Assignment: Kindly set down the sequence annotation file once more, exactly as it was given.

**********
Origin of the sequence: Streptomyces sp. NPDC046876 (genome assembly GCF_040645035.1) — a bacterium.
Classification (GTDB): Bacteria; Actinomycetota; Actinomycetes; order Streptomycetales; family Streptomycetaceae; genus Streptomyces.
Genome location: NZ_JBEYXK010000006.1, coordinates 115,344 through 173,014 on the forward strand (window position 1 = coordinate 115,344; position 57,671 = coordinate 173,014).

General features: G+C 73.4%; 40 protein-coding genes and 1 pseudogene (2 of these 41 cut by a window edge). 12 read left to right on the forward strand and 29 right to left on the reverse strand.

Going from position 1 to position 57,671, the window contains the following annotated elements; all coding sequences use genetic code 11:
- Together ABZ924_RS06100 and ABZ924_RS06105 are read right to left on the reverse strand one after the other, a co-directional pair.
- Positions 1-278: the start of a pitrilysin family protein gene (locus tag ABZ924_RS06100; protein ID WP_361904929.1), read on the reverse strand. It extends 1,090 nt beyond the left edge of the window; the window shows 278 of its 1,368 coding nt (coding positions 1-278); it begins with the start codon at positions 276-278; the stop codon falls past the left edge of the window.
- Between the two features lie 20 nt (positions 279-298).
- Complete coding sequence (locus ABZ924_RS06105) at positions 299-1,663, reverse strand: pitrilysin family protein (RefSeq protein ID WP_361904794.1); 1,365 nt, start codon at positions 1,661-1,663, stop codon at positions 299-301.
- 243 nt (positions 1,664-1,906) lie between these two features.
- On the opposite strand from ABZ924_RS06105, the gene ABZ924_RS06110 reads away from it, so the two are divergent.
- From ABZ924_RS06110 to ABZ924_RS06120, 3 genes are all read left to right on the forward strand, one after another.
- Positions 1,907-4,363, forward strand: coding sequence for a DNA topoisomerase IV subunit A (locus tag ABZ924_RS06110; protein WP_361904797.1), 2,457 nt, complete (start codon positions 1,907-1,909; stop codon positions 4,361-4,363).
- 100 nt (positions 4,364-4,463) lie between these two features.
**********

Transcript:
Origin of the sequence: Streptomyces sp. NPDC046876 (genome assembly GCF_040645035.1) — a bacterium.
Classification (GTDB): Bacteria; Actinomycetota; Actinomycetes; order Streptomycetales; family Streptomycetaceae; genus Streptomyces.
Genome location: NZ_JBEYXK010000006.1, coordinates 115,344 through 173,014 on the forward strand (window position 1 = coordinate 115,344; position 57,671 = coordinate 173,014).

General features: G+C 73.4%; 40 protein-coding genes and 1 pseudogene (2 of these 41 cut by a window edge). 12 read left to right on the forward strand and 29 right to left on the reverse strand.

Going from position 1 to position 57,671, the window contains the following annotated elements; all coding sequences use genetic code 11:
- Together ABZ924_RS06100 and ABZ924_RS06105 are read right to left on the reverse strand one after the other, a co-directional pair.
- Positions 1-278: the start of a pitrilysin family protein gene (locus tag ABZ924_RS06100; protein ID WP_361904929.1), read on the reverse strand. It extends 1,090 nt beyond the left edge of the window; the window shows 278 of its 1,368 coding nt (coding positions 1-278); it begins with the start codon at positions 276-278; the stop codon falls past the left edge of the window.
- Between the two features lie 20 nt (positions 279-298).
- Complete coding sequence (locus ABZ924_RS06105) at positions 299-1,663, reverse strand: pitrilysin family protein (RefSeq protein ID WP_361904794.1); 1,365 nt, start codon at positions 1,661-1,663, stop codon at positions 299-301.
- 243 nt (positions 1,664-1,906) lie between these two features.
- On the opposite strand from ABZ924_RS06105, the gene ABZ924_RS06110 reads away from it, so the two are divergent.
- From ABZ924_RS06110 to ABZ924_RS06120, 3 genes are all read left to right on the forward strand, one after another.
- Positions 1,907-4,363, forward strand: coding sequence for a DNA topoisomerase IV subunit A (locus tag ABZ924_RS06110; protein WP_361904797.1), 2,457 nt, complete (start codon positions 1,907-1,909; stop codon positions 4,361-4,363).
- 100 nt (positions 4,364-4,463) lie between these two features.